How to Get Better Sleep in 2022
For many, getting a solid night’s sleep is as elusive as winning the lottery. Getting too little sleep is so common that it’s become almost a badge of honor to get through each day with sleep deprivation. Even if you feel like you can function on little sleep, it’s actually debilitating, if not dangerous, to a person’s health and mental faculties.
As we approach the new year, health is often at the top of resolutions. One area of health that affects your entire body is your sleep. So, how do you get better sleep and more of it?
Recognize if you are devoting enough time to sleep
You can’t cheat biology, 5-6 hours of time in bed is not enough. Wearables can help but don’t let them make you crazy either (We don’t actually know the relevance of sleep stages/sleep quality and depth scores derived from wearables.) Just make sure you are devoting enough time to sleep.
Assess your Sleep Environment
Cool, dark, & quiet (smartphone on do not disturb-even vibration sounds can disrupt sleep). The bedroom environment is for sleep. Fans are great for white noise and cooling since a room temp in the high 60s is the ideal in your bedroom.
Humans are highly conditioned, so if you start doing other things in bed like ruminating on the day, watching Netflix, working, or scrolling, you will associate the bed with other things than sleep. If you are lying in bed struggling to sleep, get up and do something relaxing in another dimly lit room.
Establish a Wind-down Routine
You can’t go from sixty to zero, a wind-down routine helps to cue your body that it’s time for sleep. But you need more than just a bedtime skin regimen or book reading ritual.
Start dimming the lights within 4 hours of sleep onset. Light during this window of time (particularly blue spectrum light that your backlit electronic screens are enriched in) can push the internal clock later, making it hard to fall asleep at the beginning of the night, and harder to wake up in the morning.
If you are a night owl, you can try amber-colored blue-blocking lenses (blue spectrum lights are everywhere, given LED lighting).
Schedule Your Sleep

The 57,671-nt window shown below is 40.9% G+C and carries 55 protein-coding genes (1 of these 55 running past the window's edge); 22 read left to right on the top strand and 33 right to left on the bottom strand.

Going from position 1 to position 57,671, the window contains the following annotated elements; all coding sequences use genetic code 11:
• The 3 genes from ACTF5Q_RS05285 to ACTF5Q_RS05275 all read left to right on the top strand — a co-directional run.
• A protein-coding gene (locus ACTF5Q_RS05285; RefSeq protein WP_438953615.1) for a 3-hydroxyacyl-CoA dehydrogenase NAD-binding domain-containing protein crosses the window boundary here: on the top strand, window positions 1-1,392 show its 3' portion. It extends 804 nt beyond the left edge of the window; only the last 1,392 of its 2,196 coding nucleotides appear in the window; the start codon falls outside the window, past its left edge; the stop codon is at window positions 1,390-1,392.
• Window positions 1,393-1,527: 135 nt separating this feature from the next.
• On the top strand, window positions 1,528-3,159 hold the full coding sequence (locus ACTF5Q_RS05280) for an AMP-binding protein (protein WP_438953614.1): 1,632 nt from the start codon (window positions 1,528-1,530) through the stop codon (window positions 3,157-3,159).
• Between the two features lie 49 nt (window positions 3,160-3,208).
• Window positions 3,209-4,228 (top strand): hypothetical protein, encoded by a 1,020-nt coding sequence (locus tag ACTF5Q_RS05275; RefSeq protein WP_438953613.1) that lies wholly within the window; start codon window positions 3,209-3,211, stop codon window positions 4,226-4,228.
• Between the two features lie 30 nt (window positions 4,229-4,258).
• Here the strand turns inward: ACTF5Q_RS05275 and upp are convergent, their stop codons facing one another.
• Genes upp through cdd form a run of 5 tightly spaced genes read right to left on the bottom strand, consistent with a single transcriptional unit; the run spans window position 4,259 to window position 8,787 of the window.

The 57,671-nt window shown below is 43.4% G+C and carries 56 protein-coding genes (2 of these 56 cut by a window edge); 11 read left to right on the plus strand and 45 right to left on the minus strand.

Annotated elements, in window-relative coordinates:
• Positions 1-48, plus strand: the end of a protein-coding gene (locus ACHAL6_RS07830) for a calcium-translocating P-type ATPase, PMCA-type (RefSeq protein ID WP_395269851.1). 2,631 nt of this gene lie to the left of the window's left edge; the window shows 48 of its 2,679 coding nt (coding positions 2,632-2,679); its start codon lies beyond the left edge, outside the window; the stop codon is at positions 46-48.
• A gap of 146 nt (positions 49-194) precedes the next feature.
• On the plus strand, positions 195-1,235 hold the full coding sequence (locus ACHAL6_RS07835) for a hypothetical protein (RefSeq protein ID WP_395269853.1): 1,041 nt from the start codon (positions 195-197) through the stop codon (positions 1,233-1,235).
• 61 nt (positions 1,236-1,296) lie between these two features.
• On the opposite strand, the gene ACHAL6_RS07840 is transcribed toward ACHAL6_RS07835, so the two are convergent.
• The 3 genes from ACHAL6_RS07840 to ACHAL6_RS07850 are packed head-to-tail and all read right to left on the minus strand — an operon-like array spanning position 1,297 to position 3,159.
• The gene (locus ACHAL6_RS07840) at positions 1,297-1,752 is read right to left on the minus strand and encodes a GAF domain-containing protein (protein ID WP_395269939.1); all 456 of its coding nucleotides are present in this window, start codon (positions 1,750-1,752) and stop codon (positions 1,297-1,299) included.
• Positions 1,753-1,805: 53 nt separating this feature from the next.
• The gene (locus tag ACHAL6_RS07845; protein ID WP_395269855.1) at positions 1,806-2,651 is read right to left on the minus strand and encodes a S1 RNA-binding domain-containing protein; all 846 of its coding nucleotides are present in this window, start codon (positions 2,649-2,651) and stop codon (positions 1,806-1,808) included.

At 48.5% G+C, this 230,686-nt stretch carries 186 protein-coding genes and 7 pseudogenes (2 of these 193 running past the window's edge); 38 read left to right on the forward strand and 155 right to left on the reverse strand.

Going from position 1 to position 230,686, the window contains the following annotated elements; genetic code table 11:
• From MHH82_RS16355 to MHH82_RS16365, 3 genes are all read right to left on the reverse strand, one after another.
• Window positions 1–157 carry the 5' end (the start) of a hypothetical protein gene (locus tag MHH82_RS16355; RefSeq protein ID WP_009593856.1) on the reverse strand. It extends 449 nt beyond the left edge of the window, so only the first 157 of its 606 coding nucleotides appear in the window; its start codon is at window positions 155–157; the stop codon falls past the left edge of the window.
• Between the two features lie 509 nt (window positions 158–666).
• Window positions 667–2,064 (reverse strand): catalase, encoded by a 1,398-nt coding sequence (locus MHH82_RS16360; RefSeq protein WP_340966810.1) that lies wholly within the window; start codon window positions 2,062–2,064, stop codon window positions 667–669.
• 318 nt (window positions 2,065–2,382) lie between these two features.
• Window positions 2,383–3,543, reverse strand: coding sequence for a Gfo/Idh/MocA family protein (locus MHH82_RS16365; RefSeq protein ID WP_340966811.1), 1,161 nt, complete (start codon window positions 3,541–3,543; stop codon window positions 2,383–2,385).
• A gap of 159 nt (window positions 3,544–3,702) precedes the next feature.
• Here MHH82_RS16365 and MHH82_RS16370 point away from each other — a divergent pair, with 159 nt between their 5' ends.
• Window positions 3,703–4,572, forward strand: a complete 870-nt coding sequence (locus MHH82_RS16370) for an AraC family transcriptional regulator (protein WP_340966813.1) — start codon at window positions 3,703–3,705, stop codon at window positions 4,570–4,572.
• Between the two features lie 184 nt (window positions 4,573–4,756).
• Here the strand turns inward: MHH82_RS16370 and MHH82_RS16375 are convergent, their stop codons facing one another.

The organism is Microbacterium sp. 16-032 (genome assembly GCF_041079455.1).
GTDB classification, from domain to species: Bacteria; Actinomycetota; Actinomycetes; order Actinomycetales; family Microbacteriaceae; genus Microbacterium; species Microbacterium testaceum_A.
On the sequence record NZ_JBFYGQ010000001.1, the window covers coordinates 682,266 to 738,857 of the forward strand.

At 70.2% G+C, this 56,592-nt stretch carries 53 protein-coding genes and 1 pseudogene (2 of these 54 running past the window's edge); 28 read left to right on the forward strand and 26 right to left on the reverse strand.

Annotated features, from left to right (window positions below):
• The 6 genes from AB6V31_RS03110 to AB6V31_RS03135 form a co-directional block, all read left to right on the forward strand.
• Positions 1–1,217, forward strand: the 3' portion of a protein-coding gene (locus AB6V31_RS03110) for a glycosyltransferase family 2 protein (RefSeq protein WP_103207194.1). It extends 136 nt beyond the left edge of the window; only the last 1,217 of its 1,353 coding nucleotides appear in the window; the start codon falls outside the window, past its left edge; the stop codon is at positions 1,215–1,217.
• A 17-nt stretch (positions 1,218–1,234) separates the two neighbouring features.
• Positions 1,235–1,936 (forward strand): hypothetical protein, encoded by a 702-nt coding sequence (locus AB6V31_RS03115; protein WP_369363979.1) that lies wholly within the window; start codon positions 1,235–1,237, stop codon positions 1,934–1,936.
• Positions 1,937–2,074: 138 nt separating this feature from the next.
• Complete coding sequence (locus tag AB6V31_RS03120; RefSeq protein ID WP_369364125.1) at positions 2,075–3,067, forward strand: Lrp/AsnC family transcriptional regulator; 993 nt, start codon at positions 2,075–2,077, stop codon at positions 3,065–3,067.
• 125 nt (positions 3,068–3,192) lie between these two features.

If you have to commit to one change for improving your sleep for the New Year: wake up at the same time every day, 7 days per week (if that’s a deal-breaker on weekends, at least make it within an hour).
Waking up at the same time every day stabilizes and strengthens your circadian rhythm so that your body knows not only the time when you are supposed to awaken but also the time you are supposed to fall asleep.
Getting lots of light when awakening and during the daytime is critical for a robust circadian rhythm. If you aren’t getting enough light during the day, you may consider light therapy.
Additionally, this stable wake time ensures you build up enough sleep hunger (homeostatic sleep drive) so your body is ready for bed at your desired bedtime.
A common downward spiral we see is sleeping poorly becomes sleep in to catch more zzzs becomes try to go to bed early the next night (when your body isn’t biologically ready for sleep) becomes get frustrated which become sleep poorly again…over and over and over again.
Getting up at the same time each day to leverage your circadian rhythm and homeostatic sleep drive really gets you “more bang for your buck” during the time you devote to sleep.”
Not getting enough sleep increases the risk of obesity, memory impairment, illness, and even hallucinations or death. Falling asleep is a common problem. But sleep quality is also crucial for optimum brain function and recovery. Fortunately, there are many ways to train your body and mind to fall asleep more quickly and improve your sleep quality.
When you become a Certified Sleep Science Coach, you will learn how to help your clients dramatically enhance their metabolism, memory, creativity, immune function, hormone balance, hunger management, disease prevention, sports performance, accident avoidance, memory, reaction time, good judgement, surgery recovery, happiness and over 100 additional functions and behaviors.
Our programs are open to anyone with a desire to learn and help others. There are no prerequisites.
That’s it for now.